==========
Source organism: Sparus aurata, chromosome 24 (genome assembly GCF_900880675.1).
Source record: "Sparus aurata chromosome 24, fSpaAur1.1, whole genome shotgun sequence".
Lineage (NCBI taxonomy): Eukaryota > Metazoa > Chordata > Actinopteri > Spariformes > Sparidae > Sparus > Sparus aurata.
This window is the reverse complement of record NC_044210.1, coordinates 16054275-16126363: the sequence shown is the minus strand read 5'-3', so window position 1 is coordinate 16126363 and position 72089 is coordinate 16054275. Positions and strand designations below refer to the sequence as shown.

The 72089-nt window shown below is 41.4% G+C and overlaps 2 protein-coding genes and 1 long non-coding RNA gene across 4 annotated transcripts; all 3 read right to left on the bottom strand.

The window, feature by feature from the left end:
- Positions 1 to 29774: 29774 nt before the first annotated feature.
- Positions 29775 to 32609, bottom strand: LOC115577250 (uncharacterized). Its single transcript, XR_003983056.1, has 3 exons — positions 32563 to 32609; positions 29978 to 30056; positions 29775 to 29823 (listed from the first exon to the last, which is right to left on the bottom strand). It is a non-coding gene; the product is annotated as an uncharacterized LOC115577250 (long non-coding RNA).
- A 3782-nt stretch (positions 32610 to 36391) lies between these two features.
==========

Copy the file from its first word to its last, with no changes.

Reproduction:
Source organism: Sparus aurata, chromosome 24 (genome assembly GCF_900880675.1).
Source record: "Sparus aurata chromosome 24, fSpaAur1.1, whole genome shotgun sequence".
Lineage (NCBI taxonomy): Eukaryota > Metazoa > Chordata > Actinopteri > Spariformes > Sparidae > Sparus > Sparus aurata.
This window is the reverse complement of record NC_044210.1, coordinates 16054275-16126363: the sequence shown is the minus strand read 5'-3', so window position 1 is coordinate 16126363 and position 72089 is coordinate 16054275. Positions and strand designations below refer to the sequence as shown.

The 72089-nt window shown below is 41.4% G+C and overlaps 2 protein-coding genes and 1 long non-coding RNA gene across 4 annotated transcripts; all 3 read right to left on the bottom strand.

The window, feature by feature from the left end:
- Positions 1 to 29774: 29774 nt before the first annotated feature.
- Positions 29775 to 32609, bottom strand: LOC115577250 (uncharacterized). Its single transcript, XR_003983056.1, has 3 exons — positions 32563 to 32609; positions 29978 to 30056; positions 29775 to 29823 (listed from the first exon to the last, which is right to left on the bottom strand). It is a non-coding gene; the product is annotated as an uncharacterized LOC115577250 (long non-coding RNA).
- A 3782-nt stretch (positions 32610 to 36391) lies between these two features.